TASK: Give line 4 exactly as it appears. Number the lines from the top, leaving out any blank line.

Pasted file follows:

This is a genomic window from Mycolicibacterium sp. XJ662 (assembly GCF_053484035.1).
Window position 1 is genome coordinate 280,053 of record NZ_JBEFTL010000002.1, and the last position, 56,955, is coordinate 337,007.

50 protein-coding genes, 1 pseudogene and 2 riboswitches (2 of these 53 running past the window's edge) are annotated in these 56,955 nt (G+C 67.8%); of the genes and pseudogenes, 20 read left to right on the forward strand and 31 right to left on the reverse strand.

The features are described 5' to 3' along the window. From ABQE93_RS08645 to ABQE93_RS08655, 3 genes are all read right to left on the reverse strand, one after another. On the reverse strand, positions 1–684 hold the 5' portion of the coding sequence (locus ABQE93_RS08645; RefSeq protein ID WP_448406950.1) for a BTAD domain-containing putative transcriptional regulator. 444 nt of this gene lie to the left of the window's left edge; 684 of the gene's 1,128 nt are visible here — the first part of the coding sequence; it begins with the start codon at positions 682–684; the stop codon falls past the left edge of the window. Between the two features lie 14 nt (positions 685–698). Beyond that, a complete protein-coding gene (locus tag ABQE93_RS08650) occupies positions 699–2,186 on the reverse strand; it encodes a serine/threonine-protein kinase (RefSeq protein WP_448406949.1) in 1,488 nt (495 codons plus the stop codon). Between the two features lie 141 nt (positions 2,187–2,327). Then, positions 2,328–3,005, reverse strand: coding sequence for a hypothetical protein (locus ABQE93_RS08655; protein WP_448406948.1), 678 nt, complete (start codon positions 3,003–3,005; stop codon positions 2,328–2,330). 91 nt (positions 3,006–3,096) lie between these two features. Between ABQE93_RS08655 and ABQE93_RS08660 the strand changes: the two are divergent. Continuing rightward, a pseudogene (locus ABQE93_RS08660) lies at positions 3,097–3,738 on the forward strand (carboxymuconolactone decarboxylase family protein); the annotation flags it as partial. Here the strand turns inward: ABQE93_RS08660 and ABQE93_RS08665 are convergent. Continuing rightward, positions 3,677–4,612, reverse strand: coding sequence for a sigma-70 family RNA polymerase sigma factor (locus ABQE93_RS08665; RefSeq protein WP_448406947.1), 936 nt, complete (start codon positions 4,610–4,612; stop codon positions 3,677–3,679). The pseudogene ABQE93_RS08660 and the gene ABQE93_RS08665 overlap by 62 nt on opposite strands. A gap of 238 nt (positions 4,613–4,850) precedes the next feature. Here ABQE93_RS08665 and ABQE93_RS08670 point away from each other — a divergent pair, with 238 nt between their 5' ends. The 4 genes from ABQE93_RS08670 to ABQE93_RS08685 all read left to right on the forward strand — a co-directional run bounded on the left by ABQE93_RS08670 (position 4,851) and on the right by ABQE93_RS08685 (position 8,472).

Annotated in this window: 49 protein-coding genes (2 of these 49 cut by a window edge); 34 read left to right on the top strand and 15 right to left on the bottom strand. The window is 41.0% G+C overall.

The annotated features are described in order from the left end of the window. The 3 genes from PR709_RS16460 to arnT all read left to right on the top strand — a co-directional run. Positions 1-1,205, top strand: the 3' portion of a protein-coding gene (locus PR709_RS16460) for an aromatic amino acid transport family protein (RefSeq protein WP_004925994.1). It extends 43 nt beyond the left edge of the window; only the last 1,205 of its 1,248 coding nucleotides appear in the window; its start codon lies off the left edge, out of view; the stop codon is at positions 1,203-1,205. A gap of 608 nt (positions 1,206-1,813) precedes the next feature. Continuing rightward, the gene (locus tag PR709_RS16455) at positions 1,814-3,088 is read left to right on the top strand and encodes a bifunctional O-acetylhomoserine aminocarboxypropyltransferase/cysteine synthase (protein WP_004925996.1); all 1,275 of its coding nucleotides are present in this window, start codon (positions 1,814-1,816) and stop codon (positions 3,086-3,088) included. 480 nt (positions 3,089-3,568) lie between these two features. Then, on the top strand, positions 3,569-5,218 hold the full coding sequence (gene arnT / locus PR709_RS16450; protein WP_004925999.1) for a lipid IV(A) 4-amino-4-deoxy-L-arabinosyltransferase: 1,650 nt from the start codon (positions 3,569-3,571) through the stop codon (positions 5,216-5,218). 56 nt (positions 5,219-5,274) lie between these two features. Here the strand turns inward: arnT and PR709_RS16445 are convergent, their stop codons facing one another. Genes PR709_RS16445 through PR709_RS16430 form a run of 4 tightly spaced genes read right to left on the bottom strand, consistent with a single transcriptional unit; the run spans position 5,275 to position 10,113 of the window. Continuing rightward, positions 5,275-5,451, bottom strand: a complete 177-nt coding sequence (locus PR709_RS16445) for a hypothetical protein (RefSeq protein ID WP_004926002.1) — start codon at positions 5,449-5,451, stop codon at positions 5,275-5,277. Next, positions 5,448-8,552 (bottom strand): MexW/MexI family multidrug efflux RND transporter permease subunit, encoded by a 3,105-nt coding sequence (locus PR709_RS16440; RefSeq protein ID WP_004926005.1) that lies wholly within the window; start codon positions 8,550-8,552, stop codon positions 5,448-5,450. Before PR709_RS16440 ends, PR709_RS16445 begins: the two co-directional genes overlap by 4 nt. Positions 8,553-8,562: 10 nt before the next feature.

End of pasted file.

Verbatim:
The features are described 5' to 3' along the window. From ABQE93_RS08645 to ABQE93_RS08655, 3 genes are all read right to left on the reverse strand, one after another. On the reverse strand, positions 1–684 hold the 5' portion of the coding sequence (locus ABQE93_RS08645; RefSeq protein ID WP_448406950.1) for a BTAD domain-containing putative transcriptional regulator. 444 nt of this gene lie to the left of the window's left edge; 684 of the gene's 1,128 nt are visible here — the first part of the coding sequence; it begins with the start codon at positions 682–684; the stop codon falls past the left edge of the window. Between the two features lie 14 nt (positions 685–698). Beyond that, a complete protein-coding gene (locus tag ABQE93_RS08650) occupies positions 699–2,186 on the reverse strand; it encodes a serine/threonine-protein kinase (RefSeq protein WP_448406949.1) in 1,488 nt (495 codons plus the stop codon). Between the two features lie 141 nt (positions 2,187–2,327). Then, positions 2,328–3,005, reverse strand: coding sequence for a hypothetical protein (locus ABQE93_RS08655; protein WP_448406948.1), 678 nt, complete (start codon positions 3,003–3,005; stop codon positions 2,328–2,330). 91 nt (positions 3,006–3,096) lie between these two features. Between ABQE93_RS08655 and ABQE93_RS08660 the strand changes: the two are divergent. Continuing rightward, a pseudogene (locus ABQE93_RS08660) lies at positions 3,097–3,738 on the forward strand (carboxymuconolactone decarboxylase family protein); the annotation flags it as partial. Here the strand turns inward: ABQE93_RS08660 and ABQE93_RS08665 are convergent. Continuing rightward, positions 3,677–4,612, reverse strand: coding sequence for a sigma-70 family RNA polymerase sigma factor (locus ABQE93_RS08665; RefSeq protein WP_448406947.1), 936 nt, complete (start codon positions 4,610–4,612; stop codon positions 3,677–3,679). The pseudogene ABQE93_RS08660 and the gene ABQE93_RS08665 overlap by 62 nt on opposite strands. A gap of 238 nt (positions 4,613–4,850) precedes the next feature. Here ABQE93_RS08665 and ABQE93_RS08670 point away from each other — a divergent pair, with 238 nt between their 5' ends. The 4 genes from ABQE93_RS08670 to ABQE93_RS08685 all read left to right on the forward strand — a co-directional run bounded on the left by ABQE93_RS08670 (position 4,851) and on the right by ABQE93_RS08685 (position 8,472).